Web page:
The Higher the Hair the Closer to Heaven II
by Barney Quick
The first thing to understand about a Coachlight Musicals production is that the hefty does of corn is deliberate. What Artistic Director / Writer Doug May, the administrative staff, and the cast offer is a chance to laugh because what’s being presented is simply funny. That kind of entertainment is at a premium in this postmodern world, where irony seems to reign.
The Higher the Hair the Closer to Heaven II–The Sequel follows the time-tested Coachlight formula for grins and guffaws. It comes pretty close to vaudeville, with just enough of a plot line to give the actors an opportunity to breathe some life into their characters.
The premise is that a hairdo emporium owner named Penny Merle (played as a wise mentor full of motherly patience by Jolie Mullin) has assembled the crew at her shop, the Beauty Barn, into a singing-and-dancing ensemble and taken it on the road. The warbling stylists have taken on a long-suffering manager, Berle Maggard. Berle is played somewhere between an aw-shucks demeanor and outright loopiness by Doug Leeper, who handles such roles in several Coachlight productions. He can even impart genuine tenderness and sincerity when the moment calls for it.
Berle is engaged to Patty Bline (played by Andrea Swift), but relations are often strained, as Patty is given to huffing fits at the slightest perceived transgression on Berle’s part. This constitutes the plot line. It’s just enough of a vehicle for this half-tribute, half-spoof of classic country songs to give the audience a story to follow.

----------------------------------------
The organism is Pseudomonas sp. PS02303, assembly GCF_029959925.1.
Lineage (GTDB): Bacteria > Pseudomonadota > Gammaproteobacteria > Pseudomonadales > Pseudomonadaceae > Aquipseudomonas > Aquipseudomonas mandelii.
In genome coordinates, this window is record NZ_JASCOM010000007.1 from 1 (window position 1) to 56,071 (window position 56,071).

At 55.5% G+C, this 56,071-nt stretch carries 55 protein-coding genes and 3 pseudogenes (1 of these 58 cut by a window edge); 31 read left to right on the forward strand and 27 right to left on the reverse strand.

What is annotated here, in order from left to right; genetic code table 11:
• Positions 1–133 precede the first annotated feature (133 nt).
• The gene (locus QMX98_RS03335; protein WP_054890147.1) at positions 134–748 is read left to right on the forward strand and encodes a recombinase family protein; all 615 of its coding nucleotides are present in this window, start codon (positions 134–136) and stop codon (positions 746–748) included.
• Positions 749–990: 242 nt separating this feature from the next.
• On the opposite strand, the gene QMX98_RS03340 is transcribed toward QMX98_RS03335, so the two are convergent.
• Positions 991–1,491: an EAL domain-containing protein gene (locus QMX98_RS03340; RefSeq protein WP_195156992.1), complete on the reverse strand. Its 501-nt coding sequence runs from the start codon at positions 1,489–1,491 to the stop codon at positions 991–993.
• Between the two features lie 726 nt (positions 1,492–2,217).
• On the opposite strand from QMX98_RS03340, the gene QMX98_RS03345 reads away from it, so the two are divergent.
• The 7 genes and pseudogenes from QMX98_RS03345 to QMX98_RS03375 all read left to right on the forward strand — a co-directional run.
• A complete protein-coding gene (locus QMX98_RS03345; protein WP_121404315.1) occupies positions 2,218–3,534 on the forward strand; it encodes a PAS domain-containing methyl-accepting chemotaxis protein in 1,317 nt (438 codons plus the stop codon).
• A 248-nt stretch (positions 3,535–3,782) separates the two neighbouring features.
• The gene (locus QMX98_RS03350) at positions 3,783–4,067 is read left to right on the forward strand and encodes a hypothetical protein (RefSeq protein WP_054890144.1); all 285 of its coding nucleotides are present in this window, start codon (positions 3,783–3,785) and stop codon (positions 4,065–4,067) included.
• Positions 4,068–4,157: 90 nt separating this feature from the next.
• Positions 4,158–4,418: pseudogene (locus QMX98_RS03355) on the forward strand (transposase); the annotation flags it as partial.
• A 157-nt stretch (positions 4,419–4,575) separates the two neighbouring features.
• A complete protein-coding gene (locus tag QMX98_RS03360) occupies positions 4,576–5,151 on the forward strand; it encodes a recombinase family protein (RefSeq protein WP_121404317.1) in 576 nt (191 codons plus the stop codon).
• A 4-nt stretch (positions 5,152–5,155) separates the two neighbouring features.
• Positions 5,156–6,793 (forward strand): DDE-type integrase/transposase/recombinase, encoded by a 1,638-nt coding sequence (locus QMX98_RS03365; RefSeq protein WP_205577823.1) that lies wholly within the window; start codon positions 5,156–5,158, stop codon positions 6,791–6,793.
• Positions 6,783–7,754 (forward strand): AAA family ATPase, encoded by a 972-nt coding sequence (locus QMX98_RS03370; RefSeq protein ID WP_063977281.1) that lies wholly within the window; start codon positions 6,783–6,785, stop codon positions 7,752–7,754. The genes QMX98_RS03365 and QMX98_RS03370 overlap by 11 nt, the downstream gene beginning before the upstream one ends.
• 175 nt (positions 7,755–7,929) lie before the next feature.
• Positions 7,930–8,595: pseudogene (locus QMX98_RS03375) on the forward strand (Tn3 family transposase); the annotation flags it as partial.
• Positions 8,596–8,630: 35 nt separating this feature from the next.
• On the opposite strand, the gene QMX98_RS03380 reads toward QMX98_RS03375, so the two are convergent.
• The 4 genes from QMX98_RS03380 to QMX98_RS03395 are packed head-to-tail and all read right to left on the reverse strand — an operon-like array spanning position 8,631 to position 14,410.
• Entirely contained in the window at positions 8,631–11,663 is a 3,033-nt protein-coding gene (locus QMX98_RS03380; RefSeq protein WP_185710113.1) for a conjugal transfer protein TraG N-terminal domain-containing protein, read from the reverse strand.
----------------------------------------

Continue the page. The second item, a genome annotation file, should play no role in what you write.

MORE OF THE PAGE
The second most important thing to understand about a Coachlight show is that one must be prepared to be a good sport. Everyone is fair game for being plucked from the audience for some interactive fun. During the performance this reporter attended, a man was selected to sit at the edge of the stage and have “Nobody but a Fool” crooned to him. By the end of the next song, “Funny Face,” he was surrounded by all four of the Beauty Barn divas. He took it well, beaming and swaying as the ladies patted his head and fussed over him.
All seemed to be well between Berle and Patty at intermission time, but when the second act began, Patty was fuming and Berle was in the dark as to what his offence had been. The other singers tried to calm Patty down with various songs, but when Berle, during his Johnny Cash medley, sang “I Walk the Line” to a lady from the audience, Patty was once again shooting daggers from her eyes.
Puppets usually figure prominently into Coachlight productions, and Higher the Hair II is no exception. Patty consults Mama, a puppet with perhaps the biggest hair of all, during “Praise the Lord and Pass the Ammunition.”
There is a gospel segment in the second act. It includes a rousing harmony-laden ensemble treatment of “You Can’t Be A Beacon If Your Light Don’t Shine,” as well as Berle / Leeper in tent-revival attire belting out “Hotel Hallelujah.”
Each of the singers brings a unique approach to country, some going in more for spoof and some tending toward a straightforward rendering of the material. Marsha Placke as Pauletta Lynn reveals touches of her opera experience, going for a big delivery. Belle Lenius Craddock as Polly Darton generally handles the tunes rather demurely, so that it is a moment of laughter for the audience when she lets loose a growl on the line “There ain’t any sweetness in your heart” during “Paper Roses.”
Penny / Mullin beckoned this reporter to “put down whatever it is you’re writing about” and dance with her during “Stand by Your Man.” It went fairly well, and some microphone-sharing even ensued on the last refrain.
The show is full of classic country tunes, including “It Wasn’t God Who Made Honky-Tonk Angels,” “Rocky Top,” and “I Fall To Pieces.” Everything is presented with equal parts fun and professionalism.
Higher the Hair II will be presented in October and on November 3. For more information, contact Coachlight Musical Theater at (800) 304-8588, or visit the theater at <www.coachlightmusicals.com>.